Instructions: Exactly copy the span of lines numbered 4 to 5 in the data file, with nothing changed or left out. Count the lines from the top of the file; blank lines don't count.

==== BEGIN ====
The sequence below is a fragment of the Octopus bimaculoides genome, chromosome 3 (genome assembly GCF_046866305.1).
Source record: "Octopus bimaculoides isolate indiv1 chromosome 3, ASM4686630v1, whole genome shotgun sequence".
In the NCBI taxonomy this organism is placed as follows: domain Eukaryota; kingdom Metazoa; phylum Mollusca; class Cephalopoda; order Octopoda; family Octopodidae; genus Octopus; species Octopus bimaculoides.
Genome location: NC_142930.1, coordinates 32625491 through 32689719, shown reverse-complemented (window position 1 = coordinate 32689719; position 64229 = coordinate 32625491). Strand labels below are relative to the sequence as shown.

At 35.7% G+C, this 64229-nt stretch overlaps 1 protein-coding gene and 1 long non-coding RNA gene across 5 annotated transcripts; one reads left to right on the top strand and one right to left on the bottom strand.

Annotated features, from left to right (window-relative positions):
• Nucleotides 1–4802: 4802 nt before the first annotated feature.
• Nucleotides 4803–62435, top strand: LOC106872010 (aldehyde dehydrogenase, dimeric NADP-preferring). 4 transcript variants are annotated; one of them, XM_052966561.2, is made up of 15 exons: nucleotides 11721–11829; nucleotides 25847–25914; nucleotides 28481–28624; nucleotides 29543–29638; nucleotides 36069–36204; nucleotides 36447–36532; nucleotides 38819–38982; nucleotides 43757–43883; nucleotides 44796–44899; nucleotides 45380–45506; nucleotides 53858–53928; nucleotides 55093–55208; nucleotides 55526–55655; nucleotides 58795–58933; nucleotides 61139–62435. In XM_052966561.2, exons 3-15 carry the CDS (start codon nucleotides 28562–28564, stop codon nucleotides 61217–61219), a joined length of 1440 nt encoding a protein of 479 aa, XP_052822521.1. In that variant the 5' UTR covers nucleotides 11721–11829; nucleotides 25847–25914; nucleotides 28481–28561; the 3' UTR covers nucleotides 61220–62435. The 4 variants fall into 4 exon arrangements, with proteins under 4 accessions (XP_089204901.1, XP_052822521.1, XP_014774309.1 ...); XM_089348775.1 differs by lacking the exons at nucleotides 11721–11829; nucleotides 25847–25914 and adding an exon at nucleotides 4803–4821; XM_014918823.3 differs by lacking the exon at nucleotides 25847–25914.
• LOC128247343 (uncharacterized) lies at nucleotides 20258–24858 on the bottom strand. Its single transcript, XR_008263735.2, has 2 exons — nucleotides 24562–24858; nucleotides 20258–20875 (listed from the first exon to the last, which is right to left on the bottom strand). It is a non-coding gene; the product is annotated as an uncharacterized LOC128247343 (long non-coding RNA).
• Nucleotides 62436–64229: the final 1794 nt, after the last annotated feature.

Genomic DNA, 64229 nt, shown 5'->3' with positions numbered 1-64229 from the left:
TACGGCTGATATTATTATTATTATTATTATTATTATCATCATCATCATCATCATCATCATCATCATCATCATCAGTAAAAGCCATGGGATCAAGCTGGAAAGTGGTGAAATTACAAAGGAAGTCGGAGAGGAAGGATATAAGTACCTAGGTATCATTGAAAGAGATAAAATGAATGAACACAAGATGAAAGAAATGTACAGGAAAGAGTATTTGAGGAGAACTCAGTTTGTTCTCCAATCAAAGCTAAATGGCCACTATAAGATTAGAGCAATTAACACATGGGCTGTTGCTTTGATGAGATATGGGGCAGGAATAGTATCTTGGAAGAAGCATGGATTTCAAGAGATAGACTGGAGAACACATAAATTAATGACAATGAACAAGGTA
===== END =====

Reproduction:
Genome location: NC_142930.1, coordinates 32625491 through 32689719, shown reverse-complemented (window position 1 = coordinate 32689719; position 64229 = coordinate 32625491). Strand labels below are relative to the sequence as shown.

At 35.7% G+C, this 64229-nt stretch overlaps 1 protein-coding gene and 1 long non-coding RNA gene across 5 annotated transcripts; one reads left to right on the top strand and one right to left on the bottom strand.